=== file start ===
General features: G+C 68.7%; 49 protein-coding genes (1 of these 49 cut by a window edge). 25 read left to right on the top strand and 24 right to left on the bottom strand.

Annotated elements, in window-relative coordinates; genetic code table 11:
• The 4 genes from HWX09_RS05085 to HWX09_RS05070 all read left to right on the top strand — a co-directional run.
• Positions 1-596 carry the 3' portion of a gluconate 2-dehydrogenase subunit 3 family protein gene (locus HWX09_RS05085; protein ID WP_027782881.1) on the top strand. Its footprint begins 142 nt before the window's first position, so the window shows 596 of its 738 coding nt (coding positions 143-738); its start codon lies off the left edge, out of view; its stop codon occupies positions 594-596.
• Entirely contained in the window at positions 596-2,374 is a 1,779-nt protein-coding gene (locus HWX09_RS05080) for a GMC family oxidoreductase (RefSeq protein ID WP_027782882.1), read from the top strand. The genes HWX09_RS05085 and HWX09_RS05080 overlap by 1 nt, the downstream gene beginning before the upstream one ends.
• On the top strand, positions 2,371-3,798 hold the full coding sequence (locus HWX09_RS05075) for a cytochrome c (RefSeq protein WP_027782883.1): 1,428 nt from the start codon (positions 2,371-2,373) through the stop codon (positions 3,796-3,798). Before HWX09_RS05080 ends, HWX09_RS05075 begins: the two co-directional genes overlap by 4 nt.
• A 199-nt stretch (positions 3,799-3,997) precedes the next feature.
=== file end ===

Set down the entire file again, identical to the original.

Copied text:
General features: G+C 68.7%; 49 protein-coding genes (1 of these 49 cut by a window edge). 25 read left to right on the top strand and 24 right to left on the bottom strand.

Annotated elements, in window-relative coordinates; genetic code table 11:
• The 4 genes from HWX09_RS05085 to HWX09_RS05070 all read left to right on the top strand — a co-directional run.
• Positions 1-596 carry the 3' portion of a gluconate 2-dehydrogenase subunit 3 family protein gene (locus HWX09_RS05085; protein ID WP_027782881.1) on the top strand. Its footprint begins 142 nt before the window's first position, so the window shows 596 of its 738 coding nt (coding positions 143-738); its start codon lies off the left edge, out of view; its stop codon occupies positions 594-596.
• Entirely contained in the window at positions 596-2,374 is a 1,779-nt protein-coding gene (locus HWX09_RS05080) for a GMC family oxidoreductase (RefSeq protein ID WP_027782882.1), read from the top strand. The genes HWX09_RS05085 and HWX09_RS05080 overlap by 1 nt, the downstream gene beginning before the upstream one ends.
• On the top strand, positions 2,371-3,798 hold the full coding sequence (locus HWX09_RS05075) for a cytochrome c (RefSeq protein WP_027782883.1): 1,428 nt from the start codon (positions 2,371-2,373) through the stop codon (positions 3,796-3,798). Before HWX09_RS05080 ends, HWX09_RS05075 begins: the two co-directional genes overlap by 4 nt.
• A 199-nt stretch (positions 3,799-3,997) precedes the next feature.